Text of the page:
The discovery of a jaguar in the Dos Cabezas Mountains near Willcox marks the third time since 2015 a new one has been photographed in Arizona, and the seventh time the elusive cat species has been documented in Arizona or New Mexico in the last 21 years.
But this new addition to the region’s known jaguars, disclosed Thursday, does little to quell the longstanding dispute between state and federal biologists and conservationists over their significance in Arizona. The discovery has also amplified environmentalist concerns about President Trump’s plans to build a fence or wall spanning the entire U.S.-Mexican border.
The jaguar was photographed in the mountain range near Willcox in November by a trail camera run by the U.S. Bureau of Land Management. But the photo’s existence wasn’t discovered until recently, the Game and Fish Department said in announcing the jaguar finding.
Game and Fish said five biologists have determined this jaguar was a different animal from one photographed in December 2016 and January 2017 in the Huachuca Mountains, and one photographed from 2011 to 2015 in the Whetstone and Santa Rita mountains.
They couldn’t tell the animal’s gender from the photo. All six jaguars previously found in Arizona and New Mexico since 1996 have been males. No female jaguars have been seen in Arizona since 1963.
Because of the lack of females, authorities have downplayed the biological importance of jaguars discovered in Arizona for years. Some scientists and conservationists have said these males could be harbingers of a future population and future breeding, however.
Game and Fish and U.S. Fish and Wildlife Service officials say this new jaguar discovery still doesn’t signify an Arizona population. That’s because the various discoveries have been scattered and sporadic, spanning several mountain ranges.
“I see biological significance in its discovery, because any time you have a rare species showing up with some regularity that used to be here historically,” it’s significant, said Steve Spangle, Arizona field supervisor for Fish and Wildlife.
“Obviously, we’re looking a lot harder. Like many things, the more you look, the more you see,” Spangle said. “That this species is using this portion of its historical range, we think it’s good news. To say this is a harbinger of a future population is way premature.”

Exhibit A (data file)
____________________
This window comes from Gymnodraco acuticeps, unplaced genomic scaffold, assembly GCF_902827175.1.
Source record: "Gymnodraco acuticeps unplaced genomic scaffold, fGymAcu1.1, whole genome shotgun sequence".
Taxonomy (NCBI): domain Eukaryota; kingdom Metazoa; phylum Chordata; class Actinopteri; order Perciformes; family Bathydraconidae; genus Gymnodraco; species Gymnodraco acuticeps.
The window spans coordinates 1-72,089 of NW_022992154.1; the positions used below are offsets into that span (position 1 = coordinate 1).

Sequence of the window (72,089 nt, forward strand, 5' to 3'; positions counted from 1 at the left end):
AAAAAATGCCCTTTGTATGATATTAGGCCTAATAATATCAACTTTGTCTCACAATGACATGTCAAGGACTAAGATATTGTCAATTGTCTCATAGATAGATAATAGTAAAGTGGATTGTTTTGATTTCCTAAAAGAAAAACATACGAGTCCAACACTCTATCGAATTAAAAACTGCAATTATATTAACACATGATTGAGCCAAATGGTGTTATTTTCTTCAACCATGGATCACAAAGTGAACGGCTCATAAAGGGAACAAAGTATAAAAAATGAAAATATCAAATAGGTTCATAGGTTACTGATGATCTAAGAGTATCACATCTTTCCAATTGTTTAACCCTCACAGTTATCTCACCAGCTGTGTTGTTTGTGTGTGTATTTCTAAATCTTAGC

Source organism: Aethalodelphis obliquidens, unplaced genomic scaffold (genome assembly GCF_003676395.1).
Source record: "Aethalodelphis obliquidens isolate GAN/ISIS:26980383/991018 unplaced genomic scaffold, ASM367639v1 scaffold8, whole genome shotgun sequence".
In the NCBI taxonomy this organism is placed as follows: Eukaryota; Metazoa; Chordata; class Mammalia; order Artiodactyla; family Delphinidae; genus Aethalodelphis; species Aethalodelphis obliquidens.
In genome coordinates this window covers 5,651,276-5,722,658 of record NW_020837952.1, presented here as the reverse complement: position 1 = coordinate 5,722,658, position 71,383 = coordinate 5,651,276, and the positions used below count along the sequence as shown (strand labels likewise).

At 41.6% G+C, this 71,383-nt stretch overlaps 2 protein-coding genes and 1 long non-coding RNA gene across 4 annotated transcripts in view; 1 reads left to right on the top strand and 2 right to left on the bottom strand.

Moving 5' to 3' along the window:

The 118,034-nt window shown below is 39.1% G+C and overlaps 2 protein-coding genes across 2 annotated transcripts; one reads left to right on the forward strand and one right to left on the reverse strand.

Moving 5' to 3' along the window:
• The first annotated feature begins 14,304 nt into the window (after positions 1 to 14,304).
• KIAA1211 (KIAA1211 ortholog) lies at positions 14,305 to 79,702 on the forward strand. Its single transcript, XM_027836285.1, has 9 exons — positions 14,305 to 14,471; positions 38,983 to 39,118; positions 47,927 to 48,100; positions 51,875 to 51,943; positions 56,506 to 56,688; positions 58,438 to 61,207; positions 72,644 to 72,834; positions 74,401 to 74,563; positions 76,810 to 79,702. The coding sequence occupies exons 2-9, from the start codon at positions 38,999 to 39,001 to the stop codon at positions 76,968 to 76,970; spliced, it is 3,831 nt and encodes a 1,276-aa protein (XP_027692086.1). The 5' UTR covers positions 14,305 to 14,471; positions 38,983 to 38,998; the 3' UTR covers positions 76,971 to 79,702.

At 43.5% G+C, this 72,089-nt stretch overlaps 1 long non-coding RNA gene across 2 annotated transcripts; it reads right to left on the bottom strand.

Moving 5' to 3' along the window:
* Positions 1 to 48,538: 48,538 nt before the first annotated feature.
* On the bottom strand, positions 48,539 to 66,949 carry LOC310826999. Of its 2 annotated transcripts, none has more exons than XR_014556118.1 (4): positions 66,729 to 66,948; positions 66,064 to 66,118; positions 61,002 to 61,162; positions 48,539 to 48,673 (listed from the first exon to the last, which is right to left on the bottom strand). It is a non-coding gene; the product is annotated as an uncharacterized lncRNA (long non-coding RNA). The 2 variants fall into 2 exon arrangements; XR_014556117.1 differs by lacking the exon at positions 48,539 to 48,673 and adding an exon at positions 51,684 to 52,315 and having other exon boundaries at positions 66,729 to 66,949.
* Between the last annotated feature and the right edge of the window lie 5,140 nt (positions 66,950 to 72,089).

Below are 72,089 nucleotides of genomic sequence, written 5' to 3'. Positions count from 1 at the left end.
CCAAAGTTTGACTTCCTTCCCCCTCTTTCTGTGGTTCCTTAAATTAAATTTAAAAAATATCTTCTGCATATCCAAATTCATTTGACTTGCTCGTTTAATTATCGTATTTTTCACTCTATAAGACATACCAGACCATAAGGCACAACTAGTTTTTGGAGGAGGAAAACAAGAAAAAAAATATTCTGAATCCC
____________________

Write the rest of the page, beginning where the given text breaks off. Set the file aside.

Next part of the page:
The discovery does show that jaguars, who once lived as far north as the Grand Canyon, are trying to re-establish a population, said Kieran Suckling, director of the Tucson-based Center for Biological Diversity, which got jaguars listed as an endangered species in the United States in 1997.
“They’re consistently coming up over time, moving through every possible mountain corridor,” Suckling said. “It’s not like a jaguar is just randomly wandering up.”
Jaguars are far more prevalent in Mexico. But Sergio Avila, a scientist for the Arizona-Sonora Desert Museum, said what matters is that the jaguars still exist at all in the broader region — not which country they’re in.
“What matters is that the habitat supports jaguars in Sonora, Arizona and New Mexico and that there is habitat connectivity between those places,” said Avila, a conservation research scientist. “This discovery once again shows this state’s connection to northern Mexico — it proves that jaguars are here to stay.”
But while this is a unique find from a biological diversity standpoint, “that’s not to be confused with saying that we have a population of jaguars that’s breeding, that’s established, that’s producing young,” said Jim deVos, an assistant Game and Fish director for wildlife management. “If you look at the number of animals we’ve seen, we’ve had periods of a year and two years where we haven’t seen any.”
If the latest jaguar is female, that would certainly be more important, “but I would still be hard pressed to say we have a population,” deVos said. “To me, a population is one that is thriving and producing young.”
Certainly, the discovery of two jaguars over a short period speaks to the presence of good habitat in the borderlands, said Susan Malusa, who was project manager for a three-year University of Arizona-run jaguar study that tracked the male cat in the Santa Ritas.
“As long as we have movement corridors that are intact, the wildlife can move,” Malusa said. “We have stewards of public land, whether it be Forest Service land or BLM land and the ranches out there, providing healthy habitat and open space for wildlife.”
That jaguar movement could be stopped if Trump’s plan to build a continuous border wall goes through, activist Suckling said. So far, all recently discovered jaguars have been found in mountain ranges away from existing stretches of border fence in Arizona, he said.
“If Trump succeeds in blocking these open passage areas with fences, future jaguars will not be able to get through,” he said.
Today, Arizona has about 123 miles of pedestrian border fencing, out of 372 total border miles, that are high enough to potentially block large animals. Another 189 miles have vehicle barriers low enough for jaguars to cross. The rest are unfenced.
The wildlife service won’t take a position on a border wall unless asked by the Department of Homeland Security to formally determine the wall’s impact on endangered species.
“We need to see what the wall would look like” to determine if it will block wildlife migration, deVos said.
“I believe the president said it doesn’t have to be a continuous solid wall — could be virtual wall in some places,” he said. The department will work with whoever builds the wall to try to design areas to assist wildlife movement, deVos said.
Contact reporter Tony Davis at email@example.com or 806-7746.
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